Other indications for tonsillectomy included Streptococcal infection, asymmetry with the suspicion of malignancy, and tonsil bleeding which occurs rarely during tonsillitis, usually as a result of a prominent vessel located on the surface which rupture during an infection. Tonsillectomy is also performed as part of the procedure of submandibular duct relocation for control of drooling. Although tonsillitis occurs mainly in children, quinsy, or peritonsillar abscess, rarely occur at this age.
When a decision for T&A is made, 5 issues are invariably discussed: 1) the impact on immunity; 2) will natural regression of the tonsils and adenoid occur if one waits and observe? 3) will the tonsils or the adenoid re-grow after the surgery? 4) risks of the operation; and 5) risks of general anaestuesia (GA).
T&A has not been shown to reduce the immunity of children.6 The frequency of upper respiratory tract infection has not been shown to increase in those who underwent the surgery.
Is watchful awaiting worth following? The fact that tonsils are biggest between the ages of 4 to 6 is not applicable to all children and may need to be re-examined at the present day and age. As we are aware, some tonsils remain obstructively big after the age of 6 and shows no sign of regression. In addition, the authors are seeing more and more patients with large adenoid from an early age of several months, so much so that OSA is already clinically present. More research is probably necessary to elucidate the current biological behaviour of the tonsils and adenoid.
Re-growth of tonsils after total tonsillectomy is uncommon. A well defined tissue plane is present between the tonsil and the underlying pharyngeal constrictor muscle especially in children. Careful dissection along this plane by an experienced surgeon will remove all tonsil tissue. However, there is a recent interest in the role of subcapsular tonsillectomy, removing part but not all tonsil tissue.7 This interest is generated at least partly due to the advent of modern day surgical tools like radiofrequency or powered instrument, making subcapsular removal of tonsil tissue possible. Yet long term follow up is necessary to look into the extent of tonsil re-growth after such a procedure, with resulting recurrence of obstruction. Currently such data is not available.
The nasopharynx where the adenoid is located is more difficult to approach surgically, and the tissue plane between the adenoid and underlying prevertebral muscle is ill defined. Some adenoid tissue could be left after adenoidectomy, and this explains why re-grow tends to occur. Yet re-grow to former size is uncommon after a properly performed adenoidectomy.
Amongst all the complications of T&A that could occur, the one that is of concern is post-operative bleeding. The risk of bleeding depends on the experience of the surgeon. The generally quoted risk is 2 percent, half of which is primary or reactionary bleeding occurring within the first 24 hours and the other half is secondary bleeding, secondary to infection occurring around 5 to 7 days after the surgery.8 Should primary bleeding occur, hemostasis under GA should be performed.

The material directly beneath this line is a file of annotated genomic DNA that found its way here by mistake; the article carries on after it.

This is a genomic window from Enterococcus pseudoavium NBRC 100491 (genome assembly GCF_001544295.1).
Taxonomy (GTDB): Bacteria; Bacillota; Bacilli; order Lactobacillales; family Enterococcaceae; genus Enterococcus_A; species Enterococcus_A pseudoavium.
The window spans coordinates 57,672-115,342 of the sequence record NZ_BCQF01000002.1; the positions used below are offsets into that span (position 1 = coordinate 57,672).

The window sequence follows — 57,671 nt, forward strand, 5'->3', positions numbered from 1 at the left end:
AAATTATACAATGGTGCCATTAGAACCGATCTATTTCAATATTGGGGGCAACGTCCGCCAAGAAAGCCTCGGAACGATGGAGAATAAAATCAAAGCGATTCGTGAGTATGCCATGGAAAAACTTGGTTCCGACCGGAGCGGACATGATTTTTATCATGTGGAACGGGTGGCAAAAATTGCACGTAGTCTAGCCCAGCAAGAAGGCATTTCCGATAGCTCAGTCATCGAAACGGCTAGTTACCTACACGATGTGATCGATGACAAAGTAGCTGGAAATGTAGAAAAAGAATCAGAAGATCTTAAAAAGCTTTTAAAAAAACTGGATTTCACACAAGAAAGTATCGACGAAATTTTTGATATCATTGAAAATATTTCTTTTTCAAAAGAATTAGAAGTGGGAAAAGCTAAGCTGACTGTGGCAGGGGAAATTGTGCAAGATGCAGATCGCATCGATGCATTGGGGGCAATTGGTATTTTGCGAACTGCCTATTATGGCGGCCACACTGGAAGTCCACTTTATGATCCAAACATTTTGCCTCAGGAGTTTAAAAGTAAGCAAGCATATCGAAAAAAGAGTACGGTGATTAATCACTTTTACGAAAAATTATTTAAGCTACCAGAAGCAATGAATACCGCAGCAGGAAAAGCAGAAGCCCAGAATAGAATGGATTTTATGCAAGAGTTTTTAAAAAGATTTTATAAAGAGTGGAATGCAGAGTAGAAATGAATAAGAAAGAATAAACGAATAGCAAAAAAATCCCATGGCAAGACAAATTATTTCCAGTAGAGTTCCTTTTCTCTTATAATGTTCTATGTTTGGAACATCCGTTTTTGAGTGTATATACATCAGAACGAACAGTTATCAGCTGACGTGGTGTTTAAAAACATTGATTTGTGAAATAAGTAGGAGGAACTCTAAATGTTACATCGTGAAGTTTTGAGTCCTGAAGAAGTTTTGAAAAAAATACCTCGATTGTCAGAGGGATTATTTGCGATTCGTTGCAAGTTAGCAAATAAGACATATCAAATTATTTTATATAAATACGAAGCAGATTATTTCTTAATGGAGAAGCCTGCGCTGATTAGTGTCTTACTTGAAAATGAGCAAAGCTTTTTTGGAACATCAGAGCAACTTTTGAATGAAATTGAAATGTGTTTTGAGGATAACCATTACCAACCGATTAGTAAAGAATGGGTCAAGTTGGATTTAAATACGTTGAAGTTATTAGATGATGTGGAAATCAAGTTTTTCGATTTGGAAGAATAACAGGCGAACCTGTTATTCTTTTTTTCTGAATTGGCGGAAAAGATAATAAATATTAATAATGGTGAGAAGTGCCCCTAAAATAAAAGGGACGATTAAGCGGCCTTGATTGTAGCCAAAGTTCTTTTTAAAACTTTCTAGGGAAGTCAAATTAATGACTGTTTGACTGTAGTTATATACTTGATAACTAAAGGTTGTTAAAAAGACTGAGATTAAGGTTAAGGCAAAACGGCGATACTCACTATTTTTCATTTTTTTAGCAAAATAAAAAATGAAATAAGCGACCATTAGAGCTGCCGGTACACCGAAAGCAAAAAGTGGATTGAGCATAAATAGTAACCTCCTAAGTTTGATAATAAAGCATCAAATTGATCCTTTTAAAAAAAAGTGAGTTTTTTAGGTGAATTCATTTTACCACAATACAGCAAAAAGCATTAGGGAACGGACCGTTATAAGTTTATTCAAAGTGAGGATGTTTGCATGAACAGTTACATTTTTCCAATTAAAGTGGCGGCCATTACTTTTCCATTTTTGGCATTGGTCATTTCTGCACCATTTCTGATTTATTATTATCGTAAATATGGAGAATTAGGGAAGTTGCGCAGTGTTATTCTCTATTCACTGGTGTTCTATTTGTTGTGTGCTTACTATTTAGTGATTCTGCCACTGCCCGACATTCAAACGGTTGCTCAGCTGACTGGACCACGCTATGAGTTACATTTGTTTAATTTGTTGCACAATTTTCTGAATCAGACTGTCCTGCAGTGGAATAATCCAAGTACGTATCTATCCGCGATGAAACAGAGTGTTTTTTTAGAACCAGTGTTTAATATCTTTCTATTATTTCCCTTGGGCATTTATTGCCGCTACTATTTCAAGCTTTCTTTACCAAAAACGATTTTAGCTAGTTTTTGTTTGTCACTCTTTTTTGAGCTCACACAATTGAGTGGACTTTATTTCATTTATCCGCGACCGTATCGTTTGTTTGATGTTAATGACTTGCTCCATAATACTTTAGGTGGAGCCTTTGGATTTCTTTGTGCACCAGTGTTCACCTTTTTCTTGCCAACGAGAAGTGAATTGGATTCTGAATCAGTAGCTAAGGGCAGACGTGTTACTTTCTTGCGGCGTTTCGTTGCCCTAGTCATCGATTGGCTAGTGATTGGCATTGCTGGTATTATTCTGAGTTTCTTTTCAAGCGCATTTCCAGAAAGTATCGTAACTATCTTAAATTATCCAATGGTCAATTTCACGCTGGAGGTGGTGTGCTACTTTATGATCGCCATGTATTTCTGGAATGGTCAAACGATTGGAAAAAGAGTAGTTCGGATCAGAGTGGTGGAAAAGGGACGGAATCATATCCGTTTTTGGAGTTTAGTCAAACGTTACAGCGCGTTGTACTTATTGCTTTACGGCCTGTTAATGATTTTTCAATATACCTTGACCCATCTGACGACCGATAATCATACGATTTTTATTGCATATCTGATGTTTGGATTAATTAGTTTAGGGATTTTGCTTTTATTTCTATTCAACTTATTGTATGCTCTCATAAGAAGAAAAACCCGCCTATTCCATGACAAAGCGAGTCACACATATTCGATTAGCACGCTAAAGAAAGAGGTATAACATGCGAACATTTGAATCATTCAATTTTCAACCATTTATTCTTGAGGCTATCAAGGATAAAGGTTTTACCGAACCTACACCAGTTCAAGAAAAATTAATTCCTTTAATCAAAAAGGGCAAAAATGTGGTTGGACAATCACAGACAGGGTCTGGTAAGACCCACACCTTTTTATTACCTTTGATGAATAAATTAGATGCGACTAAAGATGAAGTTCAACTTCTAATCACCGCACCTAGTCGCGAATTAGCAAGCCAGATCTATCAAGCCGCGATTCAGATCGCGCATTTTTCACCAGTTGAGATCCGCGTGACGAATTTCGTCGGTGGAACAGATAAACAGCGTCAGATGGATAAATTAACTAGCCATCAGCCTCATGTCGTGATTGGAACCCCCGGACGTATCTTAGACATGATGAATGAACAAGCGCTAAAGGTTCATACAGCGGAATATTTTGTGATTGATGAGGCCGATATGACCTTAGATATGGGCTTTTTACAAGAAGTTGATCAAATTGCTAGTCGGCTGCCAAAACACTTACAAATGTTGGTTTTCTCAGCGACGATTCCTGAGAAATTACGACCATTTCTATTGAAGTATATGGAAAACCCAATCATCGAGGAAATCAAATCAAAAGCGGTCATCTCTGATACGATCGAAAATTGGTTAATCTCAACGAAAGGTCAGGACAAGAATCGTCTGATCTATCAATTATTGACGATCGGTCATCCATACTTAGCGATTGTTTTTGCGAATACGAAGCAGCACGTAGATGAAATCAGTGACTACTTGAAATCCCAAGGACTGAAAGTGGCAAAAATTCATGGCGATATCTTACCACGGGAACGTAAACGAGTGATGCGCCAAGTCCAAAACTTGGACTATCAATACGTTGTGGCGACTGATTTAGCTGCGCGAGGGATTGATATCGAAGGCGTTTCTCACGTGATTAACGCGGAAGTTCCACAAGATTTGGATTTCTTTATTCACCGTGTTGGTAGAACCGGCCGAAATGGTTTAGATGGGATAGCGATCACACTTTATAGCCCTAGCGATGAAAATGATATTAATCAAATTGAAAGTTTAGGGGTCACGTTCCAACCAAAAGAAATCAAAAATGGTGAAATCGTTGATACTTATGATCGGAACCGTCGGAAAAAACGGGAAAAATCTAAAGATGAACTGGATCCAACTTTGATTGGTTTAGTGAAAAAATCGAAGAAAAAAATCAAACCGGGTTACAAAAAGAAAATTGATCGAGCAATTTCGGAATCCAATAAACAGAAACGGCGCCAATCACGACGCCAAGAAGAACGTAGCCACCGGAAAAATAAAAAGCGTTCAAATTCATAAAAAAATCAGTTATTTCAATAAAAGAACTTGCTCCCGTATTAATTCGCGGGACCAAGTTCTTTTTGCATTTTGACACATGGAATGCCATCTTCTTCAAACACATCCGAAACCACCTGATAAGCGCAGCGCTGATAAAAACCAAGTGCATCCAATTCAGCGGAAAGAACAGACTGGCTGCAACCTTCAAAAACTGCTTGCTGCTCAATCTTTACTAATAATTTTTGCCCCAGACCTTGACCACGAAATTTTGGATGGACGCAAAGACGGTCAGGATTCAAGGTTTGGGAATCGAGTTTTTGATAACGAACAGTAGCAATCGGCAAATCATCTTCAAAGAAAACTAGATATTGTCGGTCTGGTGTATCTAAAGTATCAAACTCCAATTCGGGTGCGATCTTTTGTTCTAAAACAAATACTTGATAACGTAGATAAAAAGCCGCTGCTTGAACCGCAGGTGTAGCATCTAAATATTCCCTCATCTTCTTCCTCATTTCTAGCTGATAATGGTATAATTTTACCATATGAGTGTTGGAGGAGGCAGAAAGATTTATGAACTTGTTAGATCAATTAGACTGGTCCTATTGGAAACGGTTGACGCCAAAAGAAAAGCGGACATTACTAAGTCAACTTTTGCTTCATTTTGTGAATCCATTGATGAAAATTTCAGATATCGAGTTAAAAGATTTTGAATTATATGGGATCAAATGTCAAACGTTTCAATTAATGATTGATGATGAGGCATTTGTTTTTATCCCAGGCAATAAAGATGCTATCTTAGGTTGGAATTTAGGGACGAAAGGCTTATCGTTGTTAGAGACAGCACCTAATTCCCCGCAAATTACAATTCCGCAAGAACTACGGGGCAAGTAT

The risk of anesthesia is small. Paediatric anesthetist is as important as the surgeon in the overall peri-operative care of the patient. The use of narcotic analgesic for post-operative pain control is contraindicated as it may suppress respiratory drive. Every effort should be made to reduce the anxiety and physical discomfort that could result from this procedure.
There are two areas of interest in the surgery of T&A in recent years. Firstly the use of modern day technologies such as coblation, harmonic scalpel, radiofrequency, and powered instrument or laser, verses the conventional technique of using cold steel e.g. scissors and adenoid curette, in performing tonsillectomy and adenoidectomy.9 Secondly, the role of lesser surgery, for example unilateral tonsillectomy, or subcapsular tonsillectomy for patients with OSA.8
For total bilateral tonsillectomy, a large scale study in the UK has shown that T&A performed with "cold dissection" technique using scissors results in less post-operative pain and haemorrhage compared to surgery performed with monopolar diathermy.10 The use of diathermy shortens the surgery time, yet the heat generated results in more collateral tissue necrosis and therefore an increase in post-operative morbidity.11 Coblation and harmonic scalpel have the advantage of achieving better haemostasis without the use of diathermy.12,13 However, the cost of the new instruments is high and the instruments are available only in some hospitals. It seems that the age old method of cold dissection with scissors has stood the test of time and still compares favorably with newer techniques in terms of cost and incidence of post-operative complication.
There are recent proponents for tonsil volume reduction with techniques like subcapsular tonsillectomy and unilateral tonsillectomy. In subcapsular tonsillectomy, lymphoid tissue under the surface lining of the tonsils is removed with various techniques such as radiofrequency, coblation or microdebrider. The surface lining is preserved with the aim of reducing pain and containing bleeding. Early results showed a reduction in post-operative pain and bleeding compared to electrocautery or coblation tonsillectomy.8 There was however no study comparing subcapsular tonsillectomy and tonsillectomy with cold dissection technique. In addition, long term results are not available, and the issue of tonsil re-grow after this procedure has to be investigated by long term follow up as most tonsillectomies are performed for OSA.
T&A is an important part of paediatric OSA management. The challenge, for all parties concerned, is in making the recommendation for surgery for the appropriate patient. Thorough preoperative discussion with the parents regarding the risk of the operation is necessary. New surgical tools are available as well as an interest in the role of lesser surgery. Long term results are necessary to define their role in T&A.